This township was organized out of the township of Erie, which was the first settled in the county, and where many respectable and well-to-do farmers came at an early day to permanently locate. These first settlements, however, were in the eastern portion, along the shores of Lake Erie. Among the first that settled in Bedford either before or after the reorganization ws Levi Lewis, at whose house, in May, 1836, the first election for township officers was held. John Glass waschosen moderator and Henry Mason clerk. William Dunbar was elected supervisor and Theodore Osgood town clerk. Three justices of th e peace were elected: Nathan G. Watkins, Henry Mason and Sampson Vrooman; commissioners of highways, Stephen Bradford, William Filkins and Ebenezer Thornton; School commissioners, Levi Lewis, Jackson Hoag and John Cumbert. As was the case with Erie township, the first settlers in Bedford were principally Canadian-French, who emigrated from Quebec and Montreal, of whom Benjamin Soullier was among the first, and these people proved to be desirable and hospitable families and good farmers. Absalom Owen is supposed t have been the pioneer American settler, who built a home on section 4, just within the present limit of the township in 1820. About two years later a family named Sibley occupied the same house and carried on trade with the Indians, selling whisky and other "staples." Their traffic in firewater, more or less profitable while it lasted, eventually brought trouble. One night a small band of Indians called and demanded some whisky. Sibley was either out of the article or refused them any, whereupon they, attacked him viciously, stabbing him with their knives. Mrs. Sibley was confined to her bed by a serious illness, but arose and walked four miles through the woods to a neighbor's for assistance. In the meantine Sibley crawled away in the darkness and his under the military bridge across Half-Way Creek, where he was found the following morning by those who had come to the family's assistance. Though badly wounded, he recovered, and find the life in the wilderness too strenuous, the family soon left. In 1831 Silas Smith came into the township and settled, taking out patents at the Detroit land office and located upon the farm lately occupied by Owens and Sibley, and built a substantial log house. This farm has remained in the Smith family since that time.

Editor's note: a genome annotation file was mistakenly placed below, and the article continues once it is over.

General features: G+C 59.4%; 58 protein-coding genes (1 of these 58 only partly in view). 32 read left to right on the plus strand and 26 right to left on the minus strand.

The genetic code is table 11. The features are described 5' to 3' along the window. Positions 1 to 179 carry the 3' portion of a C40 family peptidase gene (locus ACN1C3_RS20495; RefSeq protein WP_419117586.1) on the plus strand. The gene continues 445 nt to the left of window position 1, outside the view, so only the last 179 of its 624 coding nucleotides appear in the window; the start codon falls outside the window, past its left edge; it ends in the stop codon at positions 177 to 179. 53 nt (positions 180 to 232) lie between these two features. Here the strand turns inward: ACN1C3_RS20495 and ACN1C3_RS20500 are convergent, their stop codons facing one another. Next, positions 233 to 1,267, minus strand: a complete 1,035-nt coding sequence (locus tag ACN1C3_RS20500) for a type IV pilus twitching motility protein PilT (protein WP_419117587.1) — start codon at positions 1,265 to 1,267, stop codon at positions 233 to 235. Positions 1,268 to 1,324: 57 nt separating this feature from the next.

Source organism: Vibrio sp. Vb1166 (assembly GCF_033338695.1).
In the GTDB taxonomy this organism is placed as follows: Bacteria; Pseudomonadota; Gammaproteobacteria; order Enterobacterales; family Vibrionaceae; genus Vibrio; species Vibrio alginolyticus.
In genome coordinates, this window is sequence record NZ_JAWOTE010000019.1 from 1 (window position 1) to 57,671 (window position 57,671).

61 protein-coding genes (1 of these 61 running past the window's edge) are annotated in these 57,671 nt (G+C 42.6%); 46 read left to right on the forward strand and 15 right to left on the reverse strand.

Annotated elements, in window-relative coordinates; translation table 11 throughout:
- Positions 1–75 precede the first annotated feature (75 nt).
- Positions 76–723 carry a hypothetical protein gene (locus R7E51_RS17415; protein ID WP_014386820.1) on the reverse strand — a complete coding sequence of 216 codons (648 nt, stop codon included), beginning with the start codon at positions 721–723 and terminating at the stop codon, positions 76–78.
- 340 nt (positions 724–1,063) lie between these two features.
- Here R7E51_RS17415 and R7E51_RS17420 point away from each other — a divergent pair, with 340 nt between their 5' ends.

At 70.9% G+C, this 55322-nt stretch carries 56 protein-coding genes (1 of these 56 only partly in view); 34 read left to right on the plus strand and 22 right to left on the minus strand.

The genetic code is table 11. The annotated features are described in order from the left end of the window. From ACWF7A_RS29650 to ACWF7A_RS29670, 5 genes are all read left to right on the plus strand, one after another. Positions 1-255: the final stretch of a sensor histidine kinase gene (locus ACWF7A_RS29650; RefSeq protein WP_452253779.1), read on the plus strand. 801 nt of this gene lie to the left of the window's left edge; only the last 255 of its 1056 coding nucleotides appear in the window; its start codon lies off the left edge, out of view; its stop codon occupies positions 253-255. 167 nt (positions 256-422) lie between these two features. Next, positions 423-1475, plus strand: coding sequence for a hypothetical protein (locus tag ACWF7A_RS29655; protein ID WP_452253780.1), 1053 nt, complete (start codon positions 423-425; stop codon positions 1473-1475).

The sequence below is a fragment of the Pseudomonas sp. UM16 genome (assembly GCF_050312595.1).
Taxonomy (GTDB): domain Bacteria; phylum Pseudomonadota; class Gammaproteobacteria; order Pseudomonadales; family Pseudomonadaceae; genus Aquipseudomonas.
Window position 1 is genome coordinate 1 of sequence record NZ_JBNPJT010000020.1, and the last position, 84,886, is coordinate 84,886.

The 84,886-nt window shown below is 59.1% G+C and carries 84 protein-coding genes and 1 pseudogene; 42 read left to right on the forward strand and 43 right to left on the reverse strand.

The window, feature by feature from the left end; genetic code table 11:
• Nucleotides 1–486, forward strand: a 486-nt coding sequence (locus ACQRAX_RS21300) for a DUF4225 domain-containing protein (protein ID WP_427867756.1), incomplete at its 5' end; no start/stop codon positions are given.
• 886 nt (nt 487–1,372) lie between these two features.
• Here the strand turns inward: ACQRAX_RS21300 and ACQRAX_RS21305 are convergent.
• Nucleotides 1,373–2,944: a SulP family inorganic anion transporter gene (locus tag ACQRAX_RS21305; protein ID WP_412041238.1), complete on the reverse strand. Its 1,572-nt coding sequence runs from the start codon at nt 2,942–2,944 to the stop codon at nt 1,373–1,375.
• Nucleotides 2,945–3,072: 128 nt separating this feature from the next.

Those of the early settlers who represented the township on the board of supervisors are Farley McLouth, David Hungerford, henry Mason, Thomas F. Aldrich and many others of the staunch farmers of the township.

The physical geography of Bedford does not greatly difer from the other townships lying adjacent; the lands are well drained and under cultivation; there have been discovered during geological research bog ore along certain ditches and irregular lumps in the soil hving a dull, earthy luster. It is an impure form of iron oxide which has been located in several townships in this part of the county; whenmixed with considerable clay it is known as yellow ochre, and has been used as a paint, though we do not learn that it has ever been utilized for this purpose to any extent even on farm buildings or fences.

Taken from:
"History of Monroe County Michigan", by John McCelland Bulkley.
Published by The Lewis Publishing Companyi, Chicago / New York, 1913.
Page 485 -486.